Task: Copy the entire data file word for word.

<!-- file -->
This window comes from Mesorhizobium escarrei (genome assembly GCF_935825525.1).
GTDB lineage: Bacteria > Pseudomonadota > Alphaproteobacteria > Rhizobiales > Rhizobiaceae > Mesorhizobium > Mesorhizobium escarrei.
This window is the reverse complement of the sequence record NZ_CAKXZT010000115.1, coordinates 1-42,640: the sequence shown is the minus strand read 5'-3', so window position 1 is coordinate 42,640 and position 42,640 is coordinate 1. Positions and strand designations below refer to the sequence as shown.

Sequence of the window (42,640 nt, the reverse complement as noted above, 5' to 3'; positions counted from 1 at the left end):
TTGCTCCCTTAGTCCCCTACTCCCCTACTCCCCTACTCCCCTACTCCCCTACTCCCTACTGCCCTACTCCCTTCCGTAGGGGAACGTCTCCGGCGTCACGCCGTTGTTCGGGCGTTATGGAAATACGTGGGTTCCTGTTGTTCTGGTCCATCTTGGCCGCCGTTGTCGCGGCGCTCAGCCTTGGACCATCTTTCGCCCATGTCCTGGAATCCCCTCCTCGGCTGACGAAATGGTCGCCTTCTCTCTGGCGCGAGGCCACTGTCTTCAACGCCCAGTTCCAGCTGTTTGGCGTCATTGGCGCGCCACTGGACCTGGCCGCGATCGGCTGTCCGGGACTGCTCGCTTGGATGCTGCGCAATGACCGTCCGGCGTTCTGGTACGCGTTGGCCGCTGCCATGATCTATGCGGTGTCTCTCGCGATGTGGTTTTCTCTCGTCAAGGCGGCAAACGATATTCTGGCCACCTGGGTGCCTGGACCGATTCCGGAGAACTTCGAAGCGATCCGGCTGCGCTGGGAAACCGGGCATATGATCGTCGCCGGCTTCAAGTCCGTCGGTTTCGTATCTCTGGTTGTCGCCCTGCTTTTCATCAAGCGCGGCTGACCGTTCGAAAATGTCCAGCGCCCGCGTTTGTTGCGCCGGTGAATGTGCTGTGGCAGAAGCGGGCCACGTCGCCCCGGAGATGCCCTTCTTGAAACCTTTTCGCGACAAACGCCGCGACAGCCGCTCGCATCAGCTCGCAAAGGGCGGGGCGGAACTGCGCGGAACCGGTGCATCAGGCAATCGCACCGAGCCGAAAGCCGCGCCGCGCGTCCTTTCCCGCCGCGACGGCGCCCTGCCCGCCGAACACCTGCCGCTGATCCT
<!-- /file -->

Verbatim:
This window comes from Mesorhizobium escarrei (genome assembly GCF_935825525.1).
GTDB lineage: Bacteria > Pseudomonadota > Alphaproteobacteria > Rhizobiales > Rhizobiaceae > Mesorhizobium > Mesorhizobium escarrei.
This window is the reverse complement of the sequence record NZ_CAKXZT010000115.1, coordinates 1-42,640: the sequence shown is the minus strand read 5'-3', so window position 1 is coordinate 42,640 and position 42,640 is coordinate 1. Positions and strand designations below refer to the sequence as shown.

Sequence of the window (42,640 nt, the reverse complement as noted above, 5' to 3'; positions counted from 1 at the left end):
TTGCTCCCTTAGTCCCCTACTCCCCTACTCCCCTACTCCCCTACTCCCCTACTCCCTACTGCCCTACTCCCTTCCGTAGGGGAACGTCTCCGGCGTCACGCCGTTGTTCGGGCGTTATGGAAATACGTGGGTTCCTGTTGTTCTGGTCCATCTTGGCCGCCGTTGTCGCGGCGCTCAGCCTTGGACCATCTTTCGCCCATGTCCTGGAATCCCCTCCTCGGCTGACGAAATGGTCGCCTTCTCTCTGGCGCGAGGCCACTGTCTTCAACGCCCAGTTCCAGCTGTTTGGCGTCATTGGCGCGCCACTGGACCTGGCCGCGATCGGCTGTCCGGGACTGCTCGCTTGGATGCTGCGCAATGACCGTCCGGCGTTCTGGTACGCGTTGGCCGCTGCCATGATCTATGCGGTGTCTCTCGCGATGTGGTTTTCTCTCGTCAAGGCGGCAAACGATATTCTGGCCACCTGGGTGCCTGGACCGATTCCGGAGAACTTCGAAGCGATCCGGCTGCGCTGGGAAACCGGGCATATGATCGTCGCCGGCTTCAAGTCCGTCGGTTTCGTATCTCTGGTTGTCGCCCTGCTTTTCATCAAGCGCGGCTGACCGTTCGAAAATGTCCAGCGCCCGCGTTTGTTGCGCCGGTGAATGTGCTGTGGCAGAAGCGGGCCACGTCGCCCCGGAGATGCCCTTCTTGAAACCTTTTCGCGACAAACGCCGCGACAGCCGCTCGCATCAGCTCGCAAAGGGCGGGGCGGAACTGCGCGGAACCGGTGCATCAGGCAATCGCACCGAGCCGAAAGCCGCGCCGCGCGTCCTTTCCCGCCGCGACGGCGCCCTGCCCGCCGAACACCTGCCGCTGATCCT